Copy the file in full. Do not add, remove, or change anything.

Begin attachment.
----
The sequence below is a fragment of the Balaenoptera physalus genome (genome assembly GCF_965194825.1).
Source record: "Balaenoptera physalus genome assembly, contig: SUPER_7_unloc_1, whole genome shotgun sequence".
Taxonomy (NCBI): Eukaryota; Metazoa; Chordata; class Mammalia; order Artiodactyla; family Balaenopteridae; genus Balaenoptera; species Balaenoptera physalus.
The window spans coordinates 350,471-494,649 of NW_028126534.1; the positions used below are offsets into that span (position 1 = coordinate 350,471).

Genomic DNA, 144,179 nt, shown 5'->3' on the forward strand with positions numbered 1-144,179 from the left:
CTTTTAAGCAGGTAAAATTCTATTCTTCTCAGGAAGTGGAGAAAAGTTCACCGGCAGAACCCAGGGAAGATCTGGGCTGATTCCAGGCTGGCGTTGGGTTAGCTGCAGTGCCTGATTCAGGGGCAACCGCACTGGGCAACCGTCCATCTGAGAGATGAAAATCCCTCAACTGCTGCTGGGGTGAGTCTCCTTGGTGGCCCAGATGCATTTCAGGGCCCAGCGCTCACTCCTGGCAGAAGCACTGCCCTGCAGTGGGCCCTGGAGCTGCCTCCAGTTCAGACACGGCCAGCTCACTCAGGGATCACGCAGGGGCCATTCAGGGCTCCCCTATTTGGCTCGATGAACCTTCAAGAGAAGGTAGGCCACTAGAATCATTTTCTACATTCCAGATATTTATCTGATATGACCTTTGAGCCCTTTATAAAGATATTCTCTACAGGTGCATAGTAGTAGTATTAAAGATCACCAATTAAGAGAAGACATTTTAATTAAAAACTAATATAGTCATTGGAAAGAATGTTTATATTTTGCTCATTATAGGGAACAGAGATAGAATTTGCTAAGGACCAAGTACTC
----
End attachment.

The sequence below is a fragment of the Balaenoptera physalus genome (genome assembly GCF_965194825.1).
Source record: "Balaenoptera physalus genome assembly, contig: SUPER_7_unloc_1, whole genome shotgun sequence".
Taxonomy (NCBI): Eukaryota; Metazoa; Chordata; class Mammalia; order Artiodactyla; family Balaenopteridae; genus Balaenoptera; species Balaenoptera physalus.
The window spans coordinates 350,471-494,649 of NW_028126534.1; the positions used below are offsets into that span (position 1 = coordinate 350,471).

Genomic DNA, 144,179 nt, shown 5'->3' on the forward strand with positions numbered 1-144,179 from the left:
CTTTTAAGCAGGTAAAATTCTATTCTTCTCAGGAAGTGGAGAAAAGTTCACCGGCAGAACCCAGGGAAGATCTGGGCTGATTCCAGGCTGGCGTTGGGTTAGCTGCAGTGCCTGATTCAGGGGCAACCGCACTGGGCAACCGTCCATCTGAGAGATGAAAATCCCTCAACTGCTGCTGGGGTGAGTCTCCTTGGTGGCCCAGATGCATTTCAGGGCCCAGCGCTCACTCCTGGCAGAAGCACTGCCCTGCAGTGGGCCCTGGAGCTGCCTCCAGTTCAGACACGGCCAGCTCACTCAGGGATCACGCAGGGGCCATTCAGGGCTCCCCTATTTGGCTCGATGAACCTTCAAGAGAAGGTAGGCCACTAGAATCATTTTCTACATTCCAGATATTTATCTGATATGACCTTTGAGCCCTTTATAAAGATATTCTCTACAGGTGCATAGTAGTAGTATTAAAGATCACCAATTAAGAGAAGACATTTTAATTAAAAACTAATATAGTCATTGGAAAGAATGTTTATATTTTGCTCATTATAGGGAACAGAGATAGAATTTGCTAAGGACCAAGTACTC